Ranked outside the WTA’s Top 60 at the beginning of 2019, Alison Riske started off the season with one goal in mind: find her winning mentality. 

Always a threat in the draw - and even more so on grass courts - the 29-year-old American had long struggled with consistency, pulling off stunning victories and dramatic comebacks but failing to translate those wins into week-in, week-out success. 

“My intention from the beginning of the year was to approach matches a little bit differently emotionally, just because I always struggled with consistency,” Riske explained to WTA Insider. “I felt like if I could approach every match with a specific intention I was going to be able to get somewhere I've never been.”

That feeling proved true, and Riske would go on to have the best season of her career, recording her best Grand Slam result at her beloved Wimbledon, winning her second career WTA title and ending the year inside the Top 20 for the first time. 

Read more: Alison Riske tames anxiety in career-best season: ‘We’re all fighting the same things’

It was a different change of pace for Riske, who had struggled with anxiety throughout her career. It was especially heightened in hotels and before big matches, she told WTA Insider - a particularly difficult struggle for a professional tennis player who must contend with both on a regular basis. 

Breakthrough Player of the Month, September 2019: Alison Riske

“It's more just being able to calm myself and speak to myself in moments that would before be very anxiety-ridden for me,” Riske said. “Those things can't affect how I go out and compete on the tennis court. That for me has been extremely invaluable.  

“It's amazing because I feel like this is what I've been searching for in my whole career… It's something that now that I have it in tennis and I feel that when I'm finished, I will have been able to say that I conquered this and I have it for the rest of my life.”

Riske kicked off the 2019 season by reaching her third career Shenzhen Open final. She fell to an on-fire Aryna Sabalenka, but took away a personal victory as she revealed to press that she had no one from her team accompanying her that week. 

Read more: Sizzling Sabalenka sinks Riske to win Shenzhen Open

But the same pattern of inconsistent results eventually reemerged: after her run to the final in January, Riske would go on to win back-to-back WTA main draw matches only twice again until June. 

And then came the grass season.

“I just feel like from the first time that I stepped foot on a grass court in Birmingham in 2009 or so, 2010, I don't even know, I just felt at home. I felt very comfortable on it,” Riske told reporters at Wimbledon. By then, she had racked up a 14-1 win-loss record on the surface.

“I think my game suits it, suits the grass. I enjoy everything about it.”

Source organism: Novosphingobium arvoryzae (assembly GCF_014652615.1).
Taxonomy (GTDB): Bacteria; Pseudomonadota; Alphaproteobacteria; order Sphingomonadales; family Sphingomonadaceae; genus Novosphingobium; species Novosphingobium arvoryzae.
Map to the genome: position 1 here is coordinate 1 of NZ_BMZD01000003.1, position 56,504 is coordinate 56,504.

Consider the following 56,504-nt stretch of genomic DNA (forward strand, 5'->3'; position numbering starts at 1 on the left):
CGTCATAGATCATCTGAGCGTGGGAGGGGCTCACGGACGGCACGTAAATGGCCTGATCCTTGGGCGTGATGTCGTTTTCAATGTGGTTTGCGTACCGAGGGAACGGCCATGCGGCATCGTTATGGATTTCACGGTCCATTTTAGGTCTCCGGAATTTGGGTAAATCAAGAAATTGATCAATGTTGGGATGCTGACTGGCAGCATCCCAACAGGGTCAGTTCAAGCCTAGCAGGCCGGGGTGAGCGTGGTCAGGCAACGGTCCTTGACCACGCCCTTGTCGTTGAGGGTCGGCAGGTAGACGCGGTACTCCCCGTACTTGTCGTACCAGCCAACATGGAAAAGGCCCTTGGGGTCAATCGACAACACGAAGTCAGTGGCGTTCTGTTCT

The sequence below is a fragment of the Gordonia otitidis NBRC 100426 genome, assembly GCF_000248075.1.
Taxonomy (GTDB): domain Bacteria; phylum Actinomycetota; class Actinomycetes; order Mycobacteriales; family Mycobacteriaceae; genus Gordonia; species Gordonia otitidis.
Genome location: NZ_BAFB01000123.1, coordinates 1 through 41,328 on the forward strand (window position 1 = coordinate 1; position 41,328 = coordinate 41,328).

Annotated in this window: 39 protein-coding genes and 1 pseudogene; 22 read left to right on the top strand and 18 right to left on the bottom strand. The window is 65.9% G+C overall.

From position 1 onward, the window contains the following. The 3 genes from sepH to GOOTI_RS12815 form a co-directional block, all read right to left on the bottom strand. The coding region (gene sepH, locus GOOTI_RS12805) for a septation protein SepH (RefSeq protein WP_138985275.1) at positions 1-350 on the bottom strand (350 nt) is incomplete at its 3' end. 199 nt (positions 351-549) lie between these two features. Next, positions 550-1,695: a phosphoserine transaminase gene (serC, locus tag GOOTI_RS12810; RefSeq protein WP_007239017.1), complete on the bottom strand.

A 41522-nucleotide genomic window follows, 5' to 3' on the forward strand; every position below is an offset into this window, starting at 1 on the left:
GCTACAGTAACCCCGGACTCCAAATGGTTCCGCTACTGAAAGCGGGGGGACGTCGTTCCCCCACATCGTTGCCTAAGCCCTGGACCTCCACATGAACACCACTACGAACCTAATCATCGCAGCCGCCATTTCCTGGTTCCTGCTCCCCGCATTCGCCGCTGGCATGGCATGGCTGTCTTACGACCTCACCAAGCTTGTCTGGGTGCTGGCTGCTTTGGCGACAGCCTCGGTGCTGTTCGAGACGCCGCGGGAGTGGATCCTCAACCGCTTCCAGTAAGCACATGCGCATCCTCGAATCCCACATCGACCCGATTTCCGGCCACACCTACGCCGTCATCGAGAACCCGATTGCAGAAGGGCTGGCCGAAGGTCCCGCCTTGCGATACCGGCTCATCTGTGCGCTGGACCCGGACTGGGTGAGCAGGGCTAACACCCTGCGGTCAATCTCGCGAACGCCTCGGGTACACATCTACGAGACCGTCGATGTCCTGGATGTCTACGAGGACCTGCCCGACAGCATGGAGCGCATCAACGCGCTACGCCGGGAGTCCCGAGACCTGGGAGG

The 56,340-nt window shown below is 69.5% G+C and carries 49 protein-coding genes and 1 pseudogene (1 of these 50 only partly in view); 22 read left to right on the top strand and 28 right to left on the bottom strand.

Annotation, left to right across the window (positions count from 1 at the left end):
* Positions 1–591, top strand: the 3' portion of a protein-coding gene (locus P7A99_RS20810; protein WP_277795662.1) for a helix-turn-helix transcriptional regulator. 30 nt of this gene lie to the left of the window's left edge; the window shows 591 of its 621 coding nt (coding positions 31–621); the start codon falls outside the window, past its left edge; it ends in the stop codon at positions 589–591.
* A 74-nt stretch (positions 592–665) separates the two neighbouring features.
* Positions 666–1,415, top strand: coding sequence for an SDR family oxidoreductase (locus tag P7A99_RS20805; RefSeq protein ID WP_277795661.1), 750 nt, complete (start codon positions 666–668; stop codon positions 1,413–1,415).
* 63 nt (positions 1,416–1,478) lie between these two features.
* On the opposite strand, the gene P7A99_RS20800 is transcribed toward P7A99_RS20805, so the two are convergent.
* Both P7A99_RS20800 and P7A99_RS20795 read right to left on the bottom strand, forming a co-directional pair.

A known grass-season threat, Riske’s season exploded to life on the lawns in Europe. After months of struggling to find wins, Riske suddenly forgot how to lose: she won 14 of the 16 matches she would contest on grass, including a 10-match winning streak between Surbiton (ITF 100K) and the Libema Open in ‘s-Hertogenbosch after taking home back-to-back titles. 

Looking back, winning the trophy in Surbiton was the turning point of her season, Riske recalled. More than just a boost to her ranking - she had fallen back out of the Top 60 by this point in the season, after a peaking at No.45 following her Shenzhen success - it was a boost of the confidence needed to trust her game on her best surface. 

“I feel like I got off to a good start [to the year] by making the final in Shenzhen of course, but I think, honestly, beating Magdalena Rybarikova in Surbiton was a moment,” Riske said. “It was weird because obviously it was [100K], but I have so much respect for Rybarikova on grass. 

Photo gallery: Riske management: Alison Riske's battling streak of three-set success

“For me to have pulled it out in the fashion that I did [winning 6-7(5) 6-2 6-2] , playing the game that I wanted to for the first time from start to finish, I felt was a huge moment for me. I was really proud of it. I feel like I kind of embraced it and was able to continue that throughout the rest of the season.”

After her win in Den Bosch, Riske headed to her favorite Slam, unseeded but looming after building up a reputation for pulling off head-turning, come-from-behind wins. She battled her way through the Wimbledon draw in dramatic fashion, coming back from a set down to knock out both No.22 seed Donna Vekic and No.13 Belinda Bencic, and then top seed Ashleigh Barty - the newly-crowned French Open champion - in the round of 16 to record her career-best Grand Slam result.